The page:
Category Archives: Juvenile Law

Weekly Roundup

Attention-deficit/hyperactivity disorder is linked to delayed brain development, The Washington Post For the first time, scientists can point to substantial empirical evidence that people with attention-deficit/hyperactivity disorder have brain structures that differ from those of people without ADHD. The common disorder, they conclude, should be considered a problem of delayed brain maturation and not, as it […]

Weekly Roundup

Minority juvenile offenders face inequities in mental health treatment, The Dallas Morning News Every day, our jails and prisons take in large numbers of offenders who have serious mental health issues. But how good are we in diagnosing and treating their illnesses? Traditionally, not very good, and the record gets worse with respect to providing […]

A Promise to Our Children

President Barack Obama issued a Presidential Proclamation for National Youth Justice Awareness Month on Friday. The statement recognizes several areas within our criminal justice system that are in need of reform with respect to children suspects. Simultaneously, it avows the government’s commitment to our youth. President Obama stated: The essential promise that we make to […]

Weekly Roundup

Nine Groups Call for Gov. Abbott to Appoint Task Force to Address School Policing, RGVProud Citing recent police use of force on students in Texas schools by school resource officers, [on May 17th] nine advocacy organizations called on Governor Greg Abbott to establish a task force to examine school policing issues in preparation for the […]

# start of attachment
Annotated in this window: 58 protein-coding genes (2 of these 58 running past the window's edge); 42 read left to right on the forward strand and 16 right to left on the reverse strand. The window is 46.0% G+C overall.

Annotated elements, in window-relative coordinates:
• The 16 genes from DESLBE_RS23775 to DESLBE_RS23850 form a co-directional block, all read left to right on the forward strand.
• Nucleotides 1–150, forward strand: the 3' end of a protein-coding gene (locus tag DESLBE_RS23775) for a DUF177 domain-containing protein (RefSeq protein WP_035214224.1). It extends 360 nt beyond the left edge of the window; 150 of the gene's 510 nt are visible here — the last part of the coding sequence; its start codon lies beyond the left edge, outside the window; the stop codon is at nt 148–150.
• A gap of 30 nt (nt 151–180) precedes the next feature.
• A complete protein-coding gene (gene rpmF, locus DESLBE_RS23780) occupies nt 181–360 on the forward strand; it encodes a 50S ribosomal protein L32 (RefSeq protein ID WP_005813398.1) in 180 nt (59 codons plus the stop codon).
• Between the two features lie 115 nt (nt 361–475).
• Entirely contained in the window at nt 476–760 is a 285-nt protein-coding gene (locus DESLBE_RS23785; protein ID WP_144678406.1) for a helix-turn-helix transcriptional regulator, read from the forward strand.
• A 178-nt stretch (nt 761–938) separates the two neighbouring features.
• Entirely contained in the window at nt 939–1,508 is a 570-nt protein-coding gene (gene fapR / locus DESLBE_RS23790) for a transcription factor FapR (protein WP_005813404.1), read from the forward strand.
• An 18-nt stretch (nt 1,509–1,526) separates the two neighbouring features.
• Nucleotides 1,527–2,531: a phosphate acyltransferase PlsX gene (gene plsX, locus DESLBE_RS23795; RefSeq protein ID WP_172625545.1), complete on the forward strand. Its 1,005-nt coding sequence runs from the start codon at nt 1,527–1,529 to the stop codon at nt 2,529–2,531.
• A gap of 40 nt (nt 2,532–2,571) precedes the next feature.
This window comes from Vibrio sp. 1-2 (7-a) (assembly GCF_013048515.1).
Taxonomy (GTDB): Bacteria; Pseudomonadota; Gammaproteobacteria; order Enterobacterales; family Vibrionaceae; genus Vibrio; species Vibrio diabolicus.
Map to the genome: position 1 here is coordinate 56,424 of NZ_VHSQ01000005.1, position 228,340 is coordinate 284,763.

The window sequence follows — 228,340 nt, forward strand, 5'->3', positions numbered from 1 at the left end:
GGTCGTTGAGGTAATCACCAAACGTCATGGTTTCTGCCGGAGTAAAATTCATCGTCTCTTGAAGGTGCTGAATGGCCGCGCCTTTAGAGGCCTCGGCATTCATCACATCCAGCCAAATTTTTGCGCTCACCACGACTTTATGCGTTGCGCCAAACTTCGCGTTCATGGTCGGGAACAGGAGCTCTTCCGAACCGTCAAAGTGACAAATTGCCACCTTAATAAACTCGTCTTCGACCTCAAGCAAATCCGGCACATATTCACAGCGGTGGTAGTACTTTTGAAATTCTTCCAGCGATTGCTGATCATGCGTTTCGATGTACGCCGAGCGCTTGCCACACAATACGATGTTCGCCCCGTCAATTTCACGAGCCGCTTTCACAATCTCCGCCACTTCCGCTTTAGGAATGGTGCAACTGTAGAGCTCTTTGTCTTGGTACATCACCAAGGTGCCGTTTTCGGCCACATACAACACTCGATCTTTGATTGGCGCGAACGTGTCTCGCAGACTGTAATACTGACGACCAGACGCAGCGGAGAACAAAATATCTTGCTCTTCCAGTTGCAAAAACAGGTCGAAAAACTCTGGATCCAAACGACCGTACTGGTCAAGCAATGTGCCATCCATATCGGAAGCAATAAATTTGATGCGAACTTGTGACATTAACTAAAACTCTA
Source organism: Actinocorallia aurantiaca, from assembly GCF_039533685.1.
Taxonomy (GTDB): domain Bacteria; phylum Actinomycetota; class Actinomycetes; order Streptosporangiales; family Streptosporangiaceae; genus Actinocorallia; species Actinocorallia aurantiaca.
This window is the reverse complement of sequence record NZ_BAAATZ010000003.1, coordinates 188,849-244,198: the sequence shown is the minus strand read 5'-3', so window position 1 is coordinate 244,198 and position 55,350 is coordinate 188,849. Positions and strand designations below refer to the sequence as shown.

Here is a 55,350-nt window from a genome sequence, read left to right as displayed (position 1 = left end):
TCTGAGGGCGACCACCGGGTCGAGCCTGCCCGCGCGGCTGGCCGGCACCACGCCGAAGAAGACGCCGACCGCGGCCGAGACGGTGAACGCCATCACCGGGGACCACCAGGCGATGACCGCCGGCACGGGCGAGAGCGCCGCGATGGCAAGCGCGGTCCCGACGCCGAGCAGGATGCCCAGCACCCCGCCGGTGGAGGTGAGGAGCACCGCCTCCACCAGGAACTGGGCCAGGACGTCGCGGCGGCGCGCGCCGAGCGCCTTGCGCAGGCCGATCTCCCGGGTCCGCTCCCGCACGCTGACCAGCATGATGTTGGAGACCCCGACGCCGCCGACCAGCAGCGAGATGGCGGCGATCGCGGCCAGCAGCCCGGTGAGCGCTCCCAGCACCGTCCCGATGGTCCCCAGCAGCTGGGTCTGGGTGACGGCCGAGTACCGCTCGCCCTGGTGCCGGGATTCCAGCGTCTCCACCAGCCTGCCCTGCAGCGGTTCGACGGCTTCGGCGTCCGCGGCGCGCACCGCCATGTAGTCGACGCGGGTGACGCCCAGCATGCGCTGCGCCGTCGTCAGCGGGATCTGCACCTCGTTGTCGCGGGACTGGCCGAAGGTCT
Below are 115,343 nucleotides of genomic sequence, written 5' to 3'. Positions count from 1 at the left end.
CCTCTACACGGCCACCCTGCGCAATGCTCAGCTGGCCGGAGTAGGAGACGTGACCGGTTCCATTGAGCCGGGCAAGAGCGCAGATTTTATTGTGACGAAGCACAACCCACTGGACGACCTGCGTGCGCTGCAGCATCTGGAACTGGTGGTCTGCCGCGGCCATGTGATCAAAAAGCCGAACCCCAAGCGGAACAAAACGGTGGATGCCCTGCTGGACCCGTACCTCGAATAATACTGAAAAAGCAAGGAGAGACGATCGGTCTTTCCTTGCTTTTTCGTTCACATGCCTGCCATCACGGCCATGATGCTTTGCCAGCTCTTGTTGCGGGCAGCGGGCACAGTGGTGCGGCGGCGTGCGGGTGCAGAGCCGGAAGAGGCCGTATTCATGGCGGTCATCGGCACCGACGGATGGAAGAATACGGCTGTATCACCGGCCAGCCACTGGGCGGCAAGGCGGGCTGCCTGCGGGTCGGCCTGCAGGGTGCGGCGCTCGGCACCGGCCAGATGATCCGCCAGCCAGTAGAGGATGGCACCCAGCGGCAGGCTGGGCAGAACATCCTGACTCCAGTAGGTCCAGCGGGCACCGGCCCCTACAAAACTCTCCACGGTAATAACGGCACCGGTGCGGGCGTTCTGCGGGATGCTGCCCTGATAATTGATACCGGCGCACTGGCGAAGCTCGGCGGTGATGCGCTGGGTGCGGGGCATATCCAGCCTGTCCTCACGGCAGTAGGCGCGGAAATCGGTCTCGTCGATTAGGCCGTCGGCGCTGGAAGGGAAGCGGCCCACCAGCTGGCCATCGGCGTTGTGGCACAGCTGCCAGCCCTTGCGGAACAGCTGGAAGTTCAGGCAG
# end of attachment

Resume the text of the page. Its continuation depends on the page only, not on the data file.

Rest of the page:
Weekly Roundup

Photo Exhibit, film, speaker to address juvenile justice issues, Eric Jome, Illinois State University, March 1, 2016. A photo exhibition focused on juvenile detention centers, the screening of a documentary on the lives of troubled young women, and a presentation on a prison art program will draw attention to issues surrounding the American juvenile justice […]

Zero Tolerance Policies: Courts Turn a Blind Eye

Students do not enjoy a Constitutional right to a free education. Nonetheless, in Goss v. Lopez, the Supreme Court held that students are entitled to the Fourteenth Amendment’s due process protections when they are suspended or expelled from school. The Fourteenth Amendment includes both procedural due process and substantive due process. The first requires specific […]

Children and the Law News Roundup

            A good week for juvenile justice! In Miller v. Alabama; the Supreme Court held that sentencing life without parole to juveniles was a cruel and unusual punishment. The issue was whether this 2012 decision should apply only to future cases or did it also include  past cases. In Montgomery v. Louisiana, the […]

Houston School Board Refuses To Ban Suspensions

Despite the fact that school boards across the country have banned school suspensions, Texas has yet to join the growing trend. Five Houston ISD school board members voted to keep school suspensions as a last resort for teachers who are “deal(ing) with kids who they can’t contain” in pre-kindergarten through second grade classrooms. The rejected plan also included […]